The conservation and amenity society for the Ladbroke Conservation Area in the

Royal Borough of Kensington and Chelsea





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Basement development is perhaps the most contentious subject with which the Ladbroke Association has had to deal in recent years, almost entirely because of the appalling noise, dirt and damage that neighbours frequently suffer during the construction of a basement development, often lasting two years or more. We were among the first to campaign to make basement construction more tolerable for those living nearby, and are still campaigning for reforms, both by Government and by the local Council.

These pages aim to give some useful information both for those planning basement developments and for those unlucky enough to live next door to a property under which a basement is being excavated, as well as describing what the Ladbroke Association is trying to achieve by way of changes to the current system.




Click here for RBKC policies on basements


The Ladbroke Association Survey and Report on subterranean developmentn

   The Association has long been concerned about the impact of subterranean developments in the Borough as a result of the relatively large number of planning applications that have now been granted for constructing single or multi-level basements under existing house and gardens.

    In Spring 2009, the Association selected a number of properties in the Borough where planning permission had been granted for a significant basement development, and conducted a survey of the occupants of neighbouring houses to establish what their main concerns were. Based on the replies received to the survey, the Association prepared a Report with recommendations for improving the way that such developments are dealt with in the future. These recommendations are addressed both to the Council and to Central Government. Some of our recommendations have been adopted; others we are still pressing for, as this is an issue that continues to cause enormous concern.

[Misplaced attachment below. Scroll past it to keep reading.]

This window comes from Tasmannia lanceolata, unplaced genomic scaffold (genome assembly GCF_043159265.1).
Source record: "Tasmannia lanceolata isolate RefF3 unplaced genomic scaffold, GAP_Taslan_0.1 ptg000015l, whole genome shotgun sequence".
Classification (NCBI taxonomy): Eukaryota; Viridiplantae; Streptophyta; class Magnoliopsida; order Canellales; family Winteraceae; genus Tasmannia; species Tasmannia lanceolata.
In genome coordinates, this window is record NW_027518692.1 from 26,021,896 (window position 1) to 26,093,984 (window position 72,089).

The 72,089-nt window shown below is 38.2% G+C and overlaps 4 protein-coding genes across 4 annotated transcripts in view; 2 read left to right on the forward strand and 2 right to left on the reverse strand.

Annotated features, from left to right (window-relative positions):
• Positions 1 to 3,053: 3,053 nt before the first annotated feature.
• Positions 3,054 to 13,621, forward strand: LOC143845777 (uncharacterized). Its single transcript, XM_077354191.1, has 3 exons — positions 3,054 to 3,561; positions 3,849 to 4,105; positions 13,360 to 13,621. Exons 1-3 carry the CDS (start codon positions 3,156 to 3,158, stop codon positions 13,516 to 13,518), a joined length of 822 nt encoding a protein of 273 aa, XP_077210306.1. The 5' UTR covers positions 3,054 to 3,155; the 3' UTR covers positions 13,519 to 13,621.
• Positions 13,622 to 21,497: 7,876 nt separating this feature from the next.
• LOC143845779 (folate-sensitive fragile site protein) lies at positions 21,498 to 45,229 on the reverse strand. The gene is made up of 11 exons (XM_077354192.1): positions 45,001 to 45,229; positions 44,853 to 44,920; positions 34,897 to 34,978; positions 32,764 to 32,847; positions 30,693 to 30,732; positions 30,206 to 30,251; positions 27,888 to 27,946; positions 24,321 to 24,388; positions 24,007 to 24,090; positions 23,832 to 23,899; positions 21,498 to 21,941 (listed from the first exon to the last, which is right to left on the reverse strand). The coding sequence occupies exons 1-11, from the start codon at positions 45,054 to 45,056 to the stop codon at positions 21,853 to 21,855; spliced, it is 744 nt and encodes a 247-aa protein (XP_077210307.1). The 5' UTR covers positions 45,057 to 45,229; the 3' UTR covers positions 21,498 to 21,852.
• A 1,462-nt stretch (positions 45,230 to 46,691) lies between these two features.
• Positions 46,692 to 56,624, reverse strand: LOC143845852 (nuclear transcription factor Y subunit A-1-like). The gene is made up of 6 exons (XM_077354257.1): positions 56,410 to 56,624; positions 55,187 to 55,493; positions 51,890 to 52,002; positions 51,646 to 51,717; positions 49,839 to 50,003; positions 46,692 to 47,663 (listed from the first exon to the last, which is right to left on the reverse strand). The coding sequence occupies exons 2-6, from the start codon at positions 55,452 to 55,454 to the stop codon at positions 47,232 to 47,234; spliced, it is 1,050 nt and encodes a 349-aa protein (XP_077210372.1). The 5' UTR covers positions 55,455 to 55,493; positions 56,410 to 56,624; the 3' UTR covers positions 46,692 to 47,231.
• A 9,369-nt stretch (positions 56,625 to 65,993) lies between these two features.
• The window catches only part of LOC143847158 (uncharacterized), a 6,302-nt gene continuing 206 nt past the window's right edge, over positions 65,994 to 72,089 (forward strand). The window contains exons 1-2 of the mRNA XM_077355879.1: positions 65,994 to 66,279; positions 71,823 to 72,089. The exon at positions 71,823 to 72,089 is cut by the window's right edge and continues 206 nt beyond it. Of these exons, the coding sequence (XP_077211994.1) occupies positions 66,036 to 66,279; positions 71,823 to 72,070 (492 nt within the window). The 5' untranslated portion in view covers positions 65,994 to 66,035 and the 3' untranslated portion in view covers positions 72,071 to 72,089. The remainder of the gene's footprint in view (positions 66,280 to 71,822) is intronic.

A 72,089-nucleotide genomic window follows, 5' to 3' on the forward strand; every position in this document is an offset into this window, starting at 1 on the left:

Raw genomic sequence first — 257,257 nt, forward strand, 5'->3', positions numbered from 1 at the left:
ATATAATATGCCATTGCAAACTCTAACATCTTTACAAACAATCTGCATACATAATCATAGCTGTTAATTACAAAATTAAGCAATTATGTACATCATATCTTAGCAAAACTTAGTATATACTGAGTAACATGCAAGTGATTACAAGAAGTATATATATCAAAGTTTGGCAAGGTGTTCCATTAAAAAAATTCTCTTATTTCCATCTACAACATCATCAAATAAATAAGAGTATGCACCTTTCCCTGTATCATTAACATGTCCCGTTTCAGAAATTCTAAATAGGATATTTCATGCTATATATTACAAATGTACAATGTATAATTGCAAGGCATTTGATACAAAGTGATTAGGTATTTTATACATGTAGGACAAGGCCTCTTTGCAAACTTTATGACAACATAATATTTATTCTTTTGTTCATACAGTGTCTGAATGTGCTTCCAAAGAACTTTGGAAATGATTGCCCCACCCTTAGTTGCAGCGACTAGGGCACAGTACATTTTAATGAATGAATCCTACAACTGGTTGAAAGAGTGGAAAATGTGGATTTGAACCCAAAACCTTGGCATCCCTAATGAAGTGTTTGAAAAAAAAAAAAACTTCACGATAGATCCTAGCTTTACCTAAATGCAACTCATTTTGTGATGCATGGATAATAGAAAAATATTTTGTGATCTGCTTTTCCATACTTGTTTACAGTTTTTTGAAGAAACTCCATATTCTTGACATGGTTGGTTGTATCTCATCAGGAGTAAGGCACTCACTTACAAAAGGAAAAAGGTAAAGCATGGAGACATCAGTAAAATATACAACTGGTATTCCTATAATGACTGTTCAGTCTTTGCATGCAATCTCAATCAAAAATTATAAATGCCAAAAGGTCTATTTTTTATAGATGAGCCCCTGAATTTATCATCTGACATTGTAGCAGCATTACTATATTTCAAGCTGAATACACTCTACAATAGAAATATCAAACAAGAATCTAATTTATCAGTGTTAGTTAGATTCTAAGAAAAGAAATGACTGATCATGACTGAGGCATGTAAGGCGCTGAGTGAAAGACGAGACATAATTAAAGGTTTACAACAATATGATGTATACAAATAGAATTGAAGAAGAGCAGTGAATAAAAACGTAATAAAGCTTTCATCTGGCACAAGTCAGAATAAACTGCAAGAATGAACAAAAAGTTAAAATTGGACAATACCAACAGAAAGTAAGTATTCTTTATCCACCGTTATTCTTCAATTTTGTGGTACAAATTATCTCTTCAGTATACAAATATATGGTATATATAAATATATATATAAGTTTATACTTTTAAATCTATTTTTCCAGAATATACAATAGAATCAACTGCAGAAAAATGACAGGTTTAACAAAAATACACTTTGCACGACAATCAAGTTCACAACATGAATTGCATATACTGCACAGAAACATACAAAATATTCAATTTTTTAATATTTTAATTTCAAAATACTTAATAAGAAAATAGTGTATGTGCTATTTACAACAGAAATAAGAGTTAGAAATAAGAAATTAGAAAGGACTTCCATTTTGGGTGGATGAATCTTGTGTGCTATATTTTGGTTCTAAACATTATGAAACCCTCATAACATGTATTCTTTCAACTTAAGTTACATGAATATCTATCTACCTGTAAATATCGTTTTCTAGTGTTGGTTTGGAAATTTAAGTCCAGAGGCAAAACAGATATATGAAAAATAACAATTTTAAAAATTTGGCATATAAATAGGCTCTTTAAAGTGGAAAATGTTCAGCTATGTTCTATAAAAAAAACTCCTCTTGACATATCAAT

The links below provide a web view of the Report; a PDF version for printing; and a separate summary of the responses:




The changes that we would now like to see

In the light of developments since our survey and report, in 2012 we drew up, inconjunction with the Chelsea-based Considerate Basement Development Group, two updated "wish-lists" of changes that we would like to see to make basement development more tolerable for those unfortunate to live next door or nearby. One of these lists sets out the changes that we would like to see made to the policies and practices of local authorities in areas afflicted by basement development. Unfortunately, however, the power of Councils is tightly constrained by current legislation and by central Government. Our second wish-list, therefore, sets out the changes that we believe should be made by central Government. Both wish-lists have been updated to take account of developments up to December 2015. There are links to our two wish-lists below.




Attempts at legislative change

Various attempts have been made in recent years to introduce new legislation in order to mitigate the problems caused by basement construction.


The Localism Bill (2011)

 When the Localism Act 2011 was being taken through Parliament, a number of peers tabled amendments to it to provide for local authorities to have better control over basement construction in their area. None was accepted by the Government.


Subterranean Development Bill (2011-12)